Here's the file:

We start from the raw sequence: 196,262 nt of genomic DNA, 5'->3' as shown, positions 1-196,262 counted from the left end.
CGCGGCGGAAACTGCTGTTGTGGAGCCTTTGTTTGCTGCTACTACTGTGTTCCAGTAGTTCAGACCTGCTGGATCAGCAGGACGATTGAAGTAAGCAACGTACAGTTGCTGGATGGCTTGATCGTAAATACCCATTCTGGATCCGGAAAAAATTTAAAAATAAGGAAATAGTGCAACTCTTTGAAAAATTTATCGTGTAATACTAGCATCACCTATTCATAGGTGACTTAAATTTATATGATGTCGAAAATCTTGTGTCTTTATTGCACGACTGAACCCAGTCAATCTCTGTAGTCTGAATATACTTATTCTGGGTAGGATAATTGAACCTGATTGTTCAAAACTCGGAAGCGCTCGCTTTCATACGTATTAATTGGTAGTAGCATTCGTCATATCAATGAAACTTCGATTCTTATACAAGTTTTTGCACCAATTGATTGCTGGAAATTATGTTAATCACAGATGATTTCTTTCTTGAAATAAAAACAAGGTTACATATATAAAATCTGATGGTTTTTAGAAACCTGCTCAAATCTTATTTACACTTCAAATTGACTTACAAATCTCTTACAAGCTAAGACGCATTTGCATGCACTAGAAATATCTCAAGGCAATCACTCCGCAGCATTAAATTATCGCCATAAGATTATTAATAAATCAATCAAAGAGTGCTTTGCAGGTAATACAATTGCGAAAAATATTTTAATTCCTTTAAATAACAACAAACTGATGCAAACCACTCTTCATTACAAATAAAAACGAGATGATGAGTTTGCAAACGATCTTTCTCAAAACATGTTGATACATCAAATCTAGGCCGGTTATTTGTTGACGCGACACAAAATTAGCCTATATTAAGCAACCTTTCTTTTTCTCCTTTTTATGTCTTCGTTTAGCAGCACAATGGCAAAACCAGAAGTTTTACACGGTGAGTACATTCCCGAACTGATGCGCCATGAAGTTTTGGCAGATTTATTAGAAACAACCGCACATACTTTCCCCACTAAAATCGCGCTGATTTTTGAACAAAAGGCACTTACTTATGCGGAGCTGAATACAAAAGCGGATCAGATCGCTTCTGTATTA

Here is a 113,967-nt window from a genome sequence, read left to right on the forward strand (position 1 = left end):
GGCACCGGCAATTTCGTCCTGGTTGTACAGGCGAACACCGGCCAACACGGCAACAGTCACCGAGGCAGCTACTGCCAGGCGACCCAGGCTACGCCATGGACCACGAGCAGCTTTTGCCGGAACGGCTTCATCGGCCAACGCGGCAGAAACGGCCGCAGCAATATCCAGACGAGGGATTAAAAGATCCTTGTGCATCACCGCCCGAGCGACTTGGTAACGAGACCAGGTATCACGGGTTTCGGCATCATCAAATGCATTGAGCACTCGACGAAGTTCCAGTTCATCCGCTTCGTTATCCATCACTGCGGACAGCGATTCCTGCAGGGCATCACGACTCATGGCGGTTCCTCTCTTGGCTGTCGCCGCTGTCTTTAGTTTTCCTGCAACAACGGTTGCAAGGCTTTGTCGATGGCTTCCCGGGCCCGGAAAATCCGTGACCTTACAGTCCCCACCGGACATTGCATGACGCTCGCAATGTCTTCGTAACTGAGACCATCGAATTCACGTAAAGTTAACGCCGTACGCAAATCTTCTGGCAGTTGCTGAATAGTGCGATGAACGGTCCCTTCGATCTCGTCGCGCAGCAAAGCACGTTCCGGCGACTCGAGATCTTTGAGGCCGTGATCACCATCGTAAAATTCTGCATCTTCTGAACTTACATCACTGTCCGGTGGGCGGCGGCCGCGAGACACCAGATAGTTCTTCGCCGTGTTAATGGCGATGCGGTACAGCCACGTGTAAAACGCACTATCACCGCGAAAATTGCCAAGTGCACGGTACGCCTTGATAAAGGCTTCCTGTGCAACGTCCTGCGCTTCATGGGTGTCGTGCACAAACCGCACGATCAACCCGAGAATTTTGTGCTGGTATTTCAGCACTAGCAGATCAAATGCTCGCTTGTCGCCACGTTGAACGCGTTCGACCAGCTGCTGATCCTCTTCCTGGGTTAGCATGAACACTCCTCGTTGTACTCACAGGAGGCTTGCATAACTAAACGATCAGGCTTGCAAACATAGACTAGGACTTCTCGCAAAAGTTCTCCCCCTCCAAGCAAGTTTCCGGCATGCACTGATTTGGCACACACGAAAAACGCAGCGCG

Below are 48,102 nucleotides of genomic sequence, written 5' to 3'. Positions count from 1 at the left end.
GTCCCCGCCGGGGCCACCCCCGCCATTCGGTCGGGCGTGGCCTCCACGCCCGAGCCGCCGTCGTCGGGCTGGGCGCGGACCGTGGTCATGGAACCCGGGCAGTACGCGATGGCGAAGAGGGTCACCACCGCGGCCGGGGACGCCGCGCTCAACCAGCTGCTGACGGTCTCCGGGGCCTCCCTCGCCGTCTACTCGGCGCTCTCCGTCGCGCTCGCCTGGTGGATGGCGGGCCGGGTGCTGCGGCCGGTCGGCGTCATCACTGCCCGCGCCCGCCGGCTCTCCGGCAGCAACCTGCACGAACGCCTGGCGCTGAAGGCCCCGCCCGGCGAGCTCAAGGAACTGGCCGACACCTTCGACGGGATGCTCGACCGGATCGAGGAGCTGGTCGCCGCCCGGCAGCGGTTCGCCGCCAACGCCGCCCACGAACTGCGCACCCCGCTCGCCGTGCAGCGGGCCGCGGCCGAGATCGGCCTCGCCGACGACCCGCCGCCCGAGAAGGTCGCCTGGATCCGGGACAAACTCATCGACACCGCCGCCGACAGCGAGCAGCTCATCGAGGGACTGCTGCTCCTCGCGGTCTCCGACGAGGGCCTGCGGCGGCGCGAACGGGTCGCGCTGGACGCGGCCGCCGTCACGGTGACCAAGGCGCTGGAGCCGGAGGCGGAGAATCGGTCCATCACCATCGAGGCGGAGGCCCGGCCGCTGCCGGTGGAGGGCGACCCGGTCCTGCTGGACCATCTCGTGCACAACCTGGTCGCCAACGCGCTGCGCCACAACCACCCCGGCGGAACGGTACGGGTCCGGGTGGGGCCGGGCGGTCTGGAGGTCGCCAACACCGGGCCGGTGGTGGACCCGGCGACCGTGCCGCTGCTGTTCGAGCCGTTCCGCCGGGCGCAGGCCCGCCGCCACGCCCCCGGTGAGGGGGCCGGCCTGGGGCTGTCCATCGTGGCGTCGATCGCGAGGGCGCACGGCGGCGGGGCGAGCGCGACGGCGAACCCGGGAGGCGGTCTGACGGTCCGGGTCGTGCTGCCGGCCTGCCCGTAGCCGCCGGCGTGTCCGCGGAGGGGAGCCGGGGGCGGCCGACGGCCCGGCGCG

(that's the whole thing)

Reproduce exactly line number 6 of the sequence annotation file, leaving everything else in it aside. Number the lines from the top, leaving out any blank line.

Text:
GTCCCCGCCGGGGCCACCCCCGCCATTCGGTCGGGCGTGGCCTCCACGCCCGAGCCGCCGTCGTCGGGCTGGGCGCGGACCGTGGTCATGGAACCCGGGCAGTACGCGATGGCGAAGAGGGTCACCACCGCGGCCGGGGACGCCGCGCTCAACCAGCTGCTGACGGTCTCCGGGGCCTCCCTCGCCGTCTACTCGGCGCTCTCCGTCGCGCTCGCCTGGTGGATGGCGGGCCGGGTGCTGCGGCCGGTCGGCGTCATCACTGCCCGCGCCCGCCGGCTCTCCGGCAGCAACCTGCACGAACGCCTGGCGCTGAAGGCCCCGCCCGGCGAGCTCAAGGAACTGGCCGACACCTTCGACGGGATGCTCGACCGGATCGAGGAGCTGGTCGCCGCCCGGCAGCGGTTCGCCGCCAACGCCGCCCACGAACTGCGCACCCCGCTCGCCGTGCAGCGGGCCGCGGCCGAGATCGGCCTCGCCGACGACCCGCCGCCCGAGAAGGTCGCCTGGATCCGGGACAAACTCATCGACACCGCCGCCGACAGCGAGCAGCTCATCGAGGGACTGCTGCTCCTCGCGGTCTCCGACGAGGGCCTGCGGCGGCGCGAACGGGTCGCGCTGGACGCGGCCGCCGTCACGGTGACCAAGGCGCTGGAGCCGGAGGCGGAGAATCGGTCCATCACCATCGAGGCGGAGGCCCGGCCGCTGCCGGTGGAGGGCGACCCGGTCCTGCTGGACCATCTCGTGCACAACCTGGTCGCCAACGCGCTGCGCCACAACCACCCCGGCGGAACGGTACGGGTCCGGGTGGGGCCGGGCGGTCTGGAGGTCGCCAACACCGGGCCGGTGGTGGACCCGGCGACCGTGCCGCTGCTGTTCGAGCCGTTCCGCCGGGCGCAGGCCCGCCGCCACGCCCCCGGTGAGGGGGCCGGCCTGGGGCTGTCCATCGTGGCGTCGATCGCGAGGGCGCACGGCGGCGGGGCGAGCGCGACGGCGAACCCGGGAGGCGGTCTGACGGTCCGGGTCGTGCTGCCGGCCTGCCCGTAGCCGCCGGCGTGTCCGCGGAGGGGAGCCGGGGGCGGCCGACGGCCCGGCGCG